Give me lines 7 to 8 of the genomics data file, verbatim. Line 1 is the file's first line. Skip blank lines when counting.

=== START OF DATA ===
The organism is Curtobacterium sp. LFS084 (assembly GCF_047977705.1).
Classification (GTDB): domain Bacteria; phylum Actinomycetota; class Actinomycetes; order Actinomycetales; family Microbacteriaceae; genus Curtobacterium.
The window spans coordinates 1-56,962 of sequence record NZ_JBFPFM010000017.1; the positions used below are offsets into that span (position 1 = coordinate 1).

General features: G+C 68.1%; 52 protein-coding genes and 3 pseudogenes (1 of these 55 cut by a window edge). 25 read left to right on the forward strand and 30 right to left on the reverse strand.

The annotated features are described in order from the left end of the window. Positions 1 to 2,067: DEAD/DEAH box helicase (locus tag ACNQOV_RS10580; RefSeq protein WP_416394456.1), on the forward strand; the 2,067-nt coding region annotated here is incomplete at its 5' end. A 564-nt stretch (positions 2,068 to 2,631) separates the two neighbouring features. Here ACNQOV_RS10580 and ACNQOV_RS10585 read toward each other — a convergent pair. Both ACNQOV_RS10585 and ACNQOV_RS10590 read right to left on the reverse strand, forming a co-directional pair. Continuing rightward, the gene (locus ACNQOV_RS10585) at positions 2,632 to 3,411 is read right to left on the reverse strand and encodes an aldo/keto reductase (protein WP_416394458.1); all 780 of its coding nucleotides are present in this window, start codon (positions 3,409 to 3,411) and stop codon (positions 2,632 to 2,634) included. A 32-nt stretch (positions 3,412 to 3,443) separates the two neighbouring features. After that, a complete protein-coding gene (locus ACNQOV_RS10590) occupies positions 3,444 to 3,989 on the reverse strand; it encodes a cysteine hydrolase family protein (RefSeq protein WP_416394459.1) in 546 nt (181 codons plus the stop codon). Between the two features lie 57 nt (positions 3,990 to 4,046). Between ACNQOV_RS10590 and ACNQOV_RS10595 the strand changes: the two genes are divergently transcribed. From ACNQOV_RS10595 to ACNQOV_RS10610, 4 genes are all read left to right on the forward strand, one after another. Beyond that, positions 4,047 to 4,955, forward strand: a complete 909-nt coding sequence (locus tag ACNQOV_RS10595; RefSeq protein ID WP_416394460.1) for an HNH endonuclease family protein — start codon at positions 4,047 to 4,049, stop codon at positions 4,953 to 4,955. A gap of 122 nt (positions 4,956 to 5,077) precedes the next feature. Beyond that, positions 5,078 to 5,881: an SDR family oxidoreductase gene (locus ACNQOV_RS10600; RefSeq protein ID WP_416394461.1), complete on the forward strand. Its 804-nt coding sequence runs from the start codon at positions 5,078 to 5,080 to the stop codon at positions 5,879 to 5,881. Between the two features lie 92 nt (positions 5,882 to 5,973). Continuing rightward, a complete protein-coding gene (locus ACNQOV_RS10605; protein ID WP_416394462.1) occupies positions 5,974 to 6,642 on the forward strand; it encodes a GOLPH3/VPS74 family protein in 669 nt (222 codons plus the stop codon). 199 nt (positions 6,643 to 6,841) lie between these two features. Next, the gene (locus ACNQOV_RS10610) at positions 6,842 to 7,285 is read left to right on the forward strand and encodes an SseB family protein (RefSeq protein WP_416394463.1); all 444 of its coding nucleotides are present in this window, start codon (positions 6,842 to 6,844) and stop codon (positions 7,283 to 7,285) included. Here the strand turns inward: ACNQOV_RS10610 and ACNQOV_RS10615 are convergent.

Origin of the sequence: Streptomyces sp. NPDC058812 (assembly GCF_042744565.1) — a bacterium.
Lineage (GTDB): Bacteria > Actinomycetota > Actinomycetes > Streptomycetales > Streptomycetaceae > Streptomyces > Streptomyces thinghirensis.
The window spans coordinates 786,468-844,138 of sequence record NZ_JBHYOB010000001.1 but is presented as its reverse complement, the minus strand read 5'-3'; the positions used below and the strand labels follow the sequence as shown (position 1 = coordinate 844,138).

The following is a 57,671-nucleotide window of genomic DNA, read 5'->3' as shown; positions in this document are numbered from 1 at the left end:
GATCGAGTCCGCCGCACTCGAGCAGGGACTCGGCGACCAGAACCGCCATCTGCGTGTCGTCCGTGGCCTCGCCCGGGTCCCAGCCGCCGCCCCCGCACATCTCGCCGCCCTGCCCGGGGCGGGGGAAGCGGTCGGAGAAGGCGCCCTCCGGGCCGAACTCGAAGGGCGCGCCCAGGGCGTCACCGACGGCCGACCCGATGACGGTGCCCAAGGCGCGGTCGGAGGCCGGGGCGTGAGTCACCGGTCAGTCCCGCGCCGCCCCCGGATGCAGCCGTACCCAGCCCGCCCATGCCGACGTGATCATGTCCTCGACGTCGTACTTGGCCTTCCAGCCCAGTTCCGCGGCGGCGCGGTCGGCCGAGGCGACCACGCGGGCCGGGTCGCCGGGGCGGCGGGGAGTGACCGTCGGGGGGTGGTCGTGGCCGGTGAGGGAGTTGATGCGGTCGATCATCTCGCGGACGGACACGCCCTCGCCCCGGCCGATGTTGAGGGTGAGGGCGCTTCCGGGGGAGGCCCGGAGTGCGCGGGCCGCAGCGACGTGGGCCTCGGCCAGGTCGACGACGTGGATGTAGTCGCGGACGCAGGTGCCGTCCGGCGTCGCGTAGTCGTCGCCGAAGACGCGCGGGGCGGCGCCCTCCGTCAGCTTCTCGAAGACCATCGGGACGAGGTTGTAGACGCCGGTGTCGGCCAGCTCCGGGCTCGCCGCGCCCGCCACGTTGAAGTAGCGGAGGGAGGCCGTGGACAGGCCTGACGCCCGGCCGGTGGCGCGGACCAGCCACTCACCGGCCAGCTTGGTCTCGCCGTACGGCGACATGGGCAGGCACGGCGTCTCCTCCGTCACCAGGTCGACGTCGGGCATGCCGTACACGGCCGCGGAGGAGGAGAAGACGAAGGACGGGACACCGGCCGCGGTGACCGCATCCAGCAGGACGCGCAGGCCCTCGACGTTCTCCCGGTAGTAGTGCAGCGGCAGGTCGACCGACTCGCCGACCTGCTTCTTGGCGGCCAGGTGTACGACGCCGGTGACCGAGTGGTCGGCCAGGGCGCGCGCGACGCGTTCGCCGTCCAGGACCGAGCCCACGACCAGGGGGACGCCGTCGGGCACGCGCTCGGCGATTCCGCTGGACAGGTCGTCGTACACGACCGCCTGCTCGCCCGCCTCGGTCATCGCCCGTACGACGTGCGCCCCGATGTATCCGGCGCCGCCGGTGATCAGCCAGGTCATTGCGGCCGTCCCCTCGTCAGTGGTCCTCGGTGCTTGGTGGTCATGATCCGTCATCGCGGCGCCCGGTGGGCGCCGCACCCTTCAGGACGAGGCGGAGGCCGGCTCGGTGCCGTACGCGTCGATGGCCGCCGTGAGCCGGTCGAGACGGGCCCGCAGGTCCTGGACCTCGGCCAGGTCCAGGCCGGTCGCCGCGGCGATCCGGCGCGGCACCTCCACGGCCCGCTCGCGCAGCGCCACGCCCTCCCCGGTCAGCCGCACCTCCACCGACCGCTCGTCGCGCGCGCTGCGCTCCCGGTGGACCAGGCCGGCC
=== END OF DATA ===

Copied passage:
Lineage (GTDB): Bacteria > Actinomycetota > Actinomycetes > Streptomycetales > Streptomycetaceae > Streptomyces > Streptomyces thinghirensis.
The window spans coordinates 786,468-844,138 of sequence record NZ_JBHYOB010000001.1 but is presented as its reverse complement, the minus strand read 5'-3'; the positions used below and the strand labels follow the sequence as shown (position 1 = coordinate 844,138).